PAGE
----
The Canadian Technician

An Investor's Look Back for 2022

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As we approach the end of June, now is a good time to look back over the market to see what has been happening.

The price action is in the bottom right corner of the charts, whereas, at the end of 2021, it was in the top right corner of the charts. Who could have seen the problems coming? I think the technical analysis arena did an excellent job of showing the risks for downside momentum to increase.

On December 17th, I recorded a video about the technical problems aligning in the market and how they created the situation for a rough start to 2022.

A historical look back

In six-month increments, let's take an educational look back on what has been happening.

June 2021

Starting in June 2021, we came off the effervescent high of the SPAC boom. As the book Reminiscences of A Stock Operator highlights so clearly, when there is an abundance of money trying to enter the market, the bankers will respond with new offerings. Nowadays, venture capitalists have all the data they need to be ready to hand over these companies at lofty valuations and step aside for the downside slide. By June 2021, the SPAC announcements had slowed to a relative crawl compared to the 4th quarter of 2020 and the first quarter of 2021.

The defensive side of the market was out of favour, still showing positive returns to their investors, but vastly underperforming. Energy raged forward as the vaccines were rolling out, suggesting the economy would surge with post-pandemic freedom. More on that later. Real Estate and financials were on fire. Interestingly, the growth areas of discretionary, communications and technology were middle of the pack.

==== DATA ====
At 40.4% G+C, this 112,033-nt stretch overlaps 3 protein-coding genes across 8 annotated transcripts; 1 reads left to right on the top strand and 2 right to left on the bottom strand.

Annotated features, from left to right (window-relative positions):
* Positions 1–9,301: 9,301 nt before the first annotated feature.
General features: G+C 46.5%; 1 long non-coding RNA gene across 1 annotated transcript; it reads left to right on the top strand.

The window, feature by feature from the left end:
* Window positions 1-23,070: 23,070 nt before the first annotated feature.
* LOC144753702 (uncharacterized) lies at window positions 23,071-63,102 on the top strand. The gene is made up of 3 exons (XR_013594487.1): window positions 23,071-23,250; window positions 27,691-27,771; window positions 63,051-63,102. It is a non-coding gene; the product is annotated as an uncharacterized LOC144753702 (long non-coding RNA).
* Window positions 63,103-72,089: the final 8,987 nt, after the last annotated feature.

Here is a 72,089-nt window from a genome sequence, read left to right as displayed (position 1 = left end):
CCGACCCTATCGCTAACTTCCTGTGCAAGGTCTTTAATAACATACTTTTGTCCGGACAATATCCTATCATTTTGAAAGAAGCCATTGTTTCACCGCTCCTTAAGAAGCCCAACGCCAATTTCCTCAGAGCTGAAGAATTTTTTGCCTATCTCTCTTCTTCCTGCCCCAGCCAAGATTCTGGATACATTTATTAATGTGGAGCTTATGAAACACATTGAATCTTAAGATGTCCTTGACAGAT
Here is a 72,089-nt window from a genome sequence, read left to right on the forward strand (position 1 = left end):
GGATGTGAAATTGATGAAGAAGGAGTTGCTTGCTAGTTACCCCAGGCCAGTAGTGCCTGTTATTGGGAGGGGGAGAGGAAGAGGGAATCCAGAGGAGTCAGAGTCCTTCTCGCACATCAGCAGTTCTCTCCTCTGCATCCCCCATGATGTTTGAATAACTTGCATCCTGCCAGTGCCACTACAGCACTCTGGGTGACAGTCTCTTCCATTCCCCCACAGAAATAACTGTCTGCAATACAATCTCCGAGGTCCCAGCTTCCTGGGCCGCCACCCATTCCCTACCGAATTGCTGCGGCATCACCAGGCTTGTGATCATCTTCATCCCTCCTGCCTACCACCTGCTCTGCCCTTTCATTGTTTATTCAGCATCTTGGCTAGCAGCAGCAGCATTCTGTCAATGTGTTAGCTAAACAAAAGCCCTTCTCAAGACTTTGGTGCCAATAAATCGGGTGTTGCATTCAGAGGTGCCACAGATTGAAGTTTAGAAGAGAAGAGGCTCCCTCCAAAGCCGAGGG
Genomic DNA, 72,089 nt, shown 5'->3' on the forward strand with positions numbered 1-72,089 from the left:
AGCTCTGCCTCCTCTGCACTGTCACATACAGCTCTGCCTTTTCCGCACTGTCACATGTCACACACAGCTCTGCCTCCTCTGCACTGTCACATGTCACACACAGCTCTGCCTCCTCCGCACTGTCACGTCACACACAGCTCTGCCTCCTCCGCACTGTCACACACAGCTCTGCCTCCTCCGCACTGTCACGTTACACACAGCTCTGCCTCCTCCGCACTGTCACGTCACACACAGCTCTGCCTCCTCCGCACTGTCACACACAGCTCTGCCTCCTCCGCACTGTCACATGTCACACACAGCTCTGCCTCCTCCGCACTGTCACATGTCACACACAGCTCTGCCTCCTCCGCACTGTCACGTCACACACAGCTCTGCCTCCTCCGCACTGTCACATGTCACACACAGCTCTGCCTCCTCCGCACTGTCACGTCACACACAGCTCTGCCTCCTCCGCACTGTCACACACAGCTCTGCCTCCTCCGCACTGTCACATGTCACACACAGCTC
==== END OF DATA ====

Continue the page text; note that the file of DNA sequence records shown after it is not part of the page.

December 2021

As the second half of 2021 rolled in, the market changed significantly. Communications and industrials vastly underperformed everything. Technology was back to a glory story, while discretionary and real estate continued to flourish. Financials were in the bottom third. Materials, energy and defensive names were middle of the pack.

By late December, we were also narrowing our focus on the Sexy Six large cap names that kept holding up, even while there was a large breakdown in many of the trendy areas of the market. We didn't know it at the time, but the November high in the Nasdaq was behind us. The move to electric cars and the investment theme around them came and went. Copper made a high in May 2021 and most of the metals moved sideways for the remainder of the year. Oil continued its steady climb in a big bull market that kicked off with the vaccine announcements fourteen months prior.

June 2022

As we turned the corner into 2022, almost all of the upward momentum was focused in energy. Technology stocks, including semiconductors and software, moved down meaningfully as the sexy six slowly let go. Alphabet, Meta and Amazon were the early leaders to the downside. Consumer discretionary and communications dropped hard.